Here, the trade in exotic pets begins to make more sense. As Voigt explains, for many, buying an arowana costing hundreds of thousands of dollars is less a way of connecting with the natural world than it is a ‘means of conquest.’ It can be seen as a form of control, a screen upon which desires and fantasies can be projected, as well as a crude display of wealth. Voigt recounts one collector whose expensive and rare arowana live alongside a pile of luxury goods, none worth much of the owner’s time. The key is in the accumulation of the things, and what this represents, not the things themselves. Voigt recalls her own disdain when she mishears a particular albino arowana as being worth only $50,000.

The natural world has been ‘thingified’, made to function as a projection of our own alienated wants.

In effect, the market has operated to commoditise the natural world. It has been ‘thingified’, made to function as a projection of our own alienated wants. This process has reshaped the animals themselves – a scientist at one arowana farm told Voigt of their project to isolate genes responsible for certain characteristics with the aim of creating ‘a tailor-made arowana’. The most marketable traits are the rarest. Even within the luxury fish market, a super-luxury purchaser has emerged. One young tycoon who purchased an albino arowana explains that he likes things that ‘are rare and precious’, things ‘that no one else can own.’ It is not the fish, or the rarity, but the status derived from ownership, that is important. The arowana has become a product under construction, an object for exchange. The market has created a new type of fish. Not only does this lead to extinction in the wild as farming the fish makes preserving its natural habitat less economically attractive, it also fundamentally alters the nature of the creature itself.

Humans have always interacted with and changed nature, but never on the current scale. There remains no part of the world that we have not touched and shaped, except perhaps the deepest depths of the sea. Climate change means that even places we have agreed not to plunder for their resources are undergoing transformation. Just witness the cracking ice shelves of the Antarctic. As Voigt makes clear, what we risk losing, we will not get back.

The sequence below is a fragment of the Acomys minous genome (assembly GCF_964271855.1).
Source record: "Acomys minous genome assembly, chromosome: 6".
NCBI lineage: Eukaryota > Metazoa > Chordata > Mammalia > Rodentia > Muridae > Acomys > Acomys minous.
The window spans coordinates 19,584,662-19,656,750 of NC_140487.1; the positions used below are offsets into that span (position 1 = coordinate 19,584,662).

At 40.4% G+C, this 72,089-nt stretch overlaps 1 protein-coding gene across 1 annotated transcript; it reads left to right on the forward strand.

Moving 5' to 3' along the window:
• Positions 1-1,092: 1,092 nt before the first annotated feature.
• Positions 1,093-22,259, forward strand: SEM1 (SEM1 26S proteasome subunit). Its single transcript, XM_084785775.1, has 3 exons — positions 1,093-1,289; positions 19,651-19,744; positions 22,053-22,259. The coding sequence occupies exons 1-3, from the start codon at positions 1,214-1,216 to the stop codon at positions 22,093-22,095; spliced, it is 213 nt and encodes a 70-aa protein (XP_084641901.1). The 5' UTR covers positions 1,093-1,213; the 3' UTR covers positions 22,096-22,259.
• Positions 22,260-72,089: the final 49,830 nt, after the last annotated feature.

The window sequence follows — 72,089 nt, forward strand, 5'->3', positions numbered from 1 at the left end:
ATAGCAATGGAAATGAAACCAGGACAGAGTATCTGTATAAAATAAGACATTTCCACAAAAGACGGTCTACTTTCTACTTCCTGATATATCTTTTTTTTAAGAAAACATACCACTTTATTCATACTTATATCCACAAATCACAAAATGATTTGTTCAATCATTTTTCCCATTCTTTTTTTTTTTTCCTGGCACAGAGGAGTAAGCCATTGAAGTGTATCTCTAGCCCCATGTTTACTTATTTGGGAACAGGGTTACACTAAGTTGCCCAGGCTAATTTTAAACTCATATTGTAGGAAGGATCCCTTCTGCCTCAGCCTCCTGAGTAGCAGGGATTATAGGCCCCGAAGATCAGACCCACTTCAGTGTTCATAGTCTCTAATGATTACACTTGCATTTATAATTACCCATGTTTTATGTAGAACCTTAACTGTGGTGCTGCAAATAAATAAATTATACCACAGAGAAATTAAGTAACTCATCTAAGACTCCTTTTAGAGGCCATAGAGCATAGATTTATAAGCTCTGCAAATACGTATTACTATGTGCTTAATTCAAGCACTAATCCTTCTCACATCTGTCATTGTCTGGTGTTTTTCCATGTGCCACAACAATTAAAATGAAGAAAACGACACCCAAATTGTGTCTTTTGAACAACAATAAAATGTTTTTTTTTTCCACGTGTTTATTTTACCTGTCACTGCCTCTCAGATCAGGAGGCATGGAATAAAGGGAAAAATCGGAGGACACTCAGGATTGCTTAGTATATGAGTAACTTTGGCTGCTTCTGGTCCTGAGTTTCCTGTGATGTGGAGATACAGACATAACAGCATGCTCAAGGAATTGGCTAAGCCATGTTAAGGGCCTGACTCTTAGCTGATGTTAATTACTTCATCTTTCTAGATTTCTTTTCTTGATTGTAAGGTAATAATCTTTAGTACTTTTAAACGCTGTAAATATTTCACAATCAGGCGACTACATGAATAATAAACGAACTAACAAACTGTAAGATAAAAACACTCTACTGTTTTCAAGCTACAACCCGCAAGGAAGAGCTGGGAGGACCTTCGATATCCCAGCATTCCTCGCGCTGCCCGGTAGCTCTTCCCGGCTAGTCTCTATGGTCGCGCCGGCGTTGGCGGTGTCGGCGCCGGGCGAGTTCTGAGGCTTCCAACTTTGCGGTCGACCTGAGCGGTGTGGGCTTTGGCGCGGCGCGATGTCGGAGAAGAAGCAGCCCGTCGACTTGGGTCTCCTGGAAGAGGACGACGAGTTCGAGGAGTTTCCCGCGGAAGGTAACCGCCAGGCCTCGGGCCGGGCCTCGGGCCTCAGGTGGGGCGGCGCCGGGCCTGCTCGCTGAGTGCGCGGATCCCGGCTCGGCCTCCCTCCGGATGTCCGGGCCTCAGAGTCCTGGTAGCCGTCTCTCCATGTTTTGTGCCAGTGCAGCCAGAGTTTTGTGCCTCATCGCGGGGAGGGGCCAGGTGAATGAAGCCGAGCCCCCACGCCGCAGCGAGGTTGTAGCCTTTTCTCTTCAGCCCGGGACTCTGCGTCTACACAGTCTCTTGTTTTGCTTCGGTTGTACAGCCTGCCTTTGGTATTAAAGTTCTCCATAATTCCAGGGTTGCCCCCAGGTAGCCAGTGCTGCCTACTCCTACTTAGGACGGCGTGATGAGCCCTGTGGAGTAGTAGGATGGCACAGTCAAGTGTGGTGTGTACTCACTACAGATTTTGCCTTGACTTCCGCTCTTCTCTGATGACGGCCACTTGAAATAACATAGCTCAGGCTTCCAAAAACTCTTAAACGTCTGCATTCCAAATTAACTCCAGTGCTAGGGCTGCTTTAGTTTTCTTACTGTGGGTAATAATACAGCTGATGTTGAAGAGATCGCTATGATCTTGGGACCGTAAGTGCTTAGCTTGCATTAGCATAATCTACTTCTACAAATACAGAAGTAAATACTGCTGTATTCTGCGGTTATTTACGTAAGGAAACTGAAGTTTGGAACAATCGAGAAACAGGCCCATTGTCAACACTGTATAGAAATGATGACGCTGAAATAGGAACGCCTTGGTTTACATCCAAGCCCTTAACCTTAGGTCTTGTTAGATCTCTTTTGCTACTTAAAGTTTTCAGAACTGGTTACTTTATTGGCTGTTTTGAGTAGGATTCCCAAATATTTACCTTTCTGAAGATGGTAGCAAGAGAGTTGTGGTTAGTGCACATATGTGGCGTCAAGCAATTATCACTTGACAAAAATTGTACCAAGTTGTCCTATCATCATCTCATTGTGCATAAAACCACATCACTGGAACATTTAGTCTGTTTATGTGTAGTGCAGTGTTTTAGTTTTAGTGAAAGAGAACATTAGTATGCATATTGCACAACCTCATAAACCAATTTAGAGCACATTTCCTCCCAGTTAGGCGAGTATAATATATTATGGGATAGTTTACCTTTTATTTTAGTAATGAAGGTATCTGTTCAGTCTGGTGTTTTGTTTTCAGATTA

Is there nothing that can be done? It seems inevitable that the arowana will join the long list of creatures that we have driven out of existence. Voigt concludes with a passionate argument for preserving habitats to preserve endangered species. And she is right – we should. But to understand why we are not we have to comprehend both the forces that shape our relationships to nature, and also our relationships amongst ourselves.

This is the problem with environmentalism that seeks to better facilitate the market – such as shuffling the arowana’s CITES classification. It does not address the central problem that the way we see the natural world has changed because neoliberalism has changed the way we conceive of our relationship to society and the market. Instead of being the facilitator of goods, we have allowed the market to become the determinant of needs. Voigt immerses us in this world of the arowana. We see the market in the fish at work, and how the drive for ‘discovery’ can destroy that which it ostensibly seeks to preserve. But it is the deeper causes for all this that goes unexplored. The market that exists for the arowana, the urge to own and display, these derive from the broader transition in the relationship between the economy, society, and individuals. Neoliberalism has taken the commodification inherent in capitalism – a system self-consciously based on the exchange of products – and turbocharged it. It is this that needs to be addressed. To save the environment requires a reimagining of ourselves as a species, and finding a way to elevate the fundamentals of our existence – such as the planet we walk on – beyond a simple exchange value.

Otherwise the spiral will continue, and we will have gone too far to turn back. We will merely be consumers on a planet made of things. And that really would be murder.

The Dragon Behind The Glass is available now at Readings.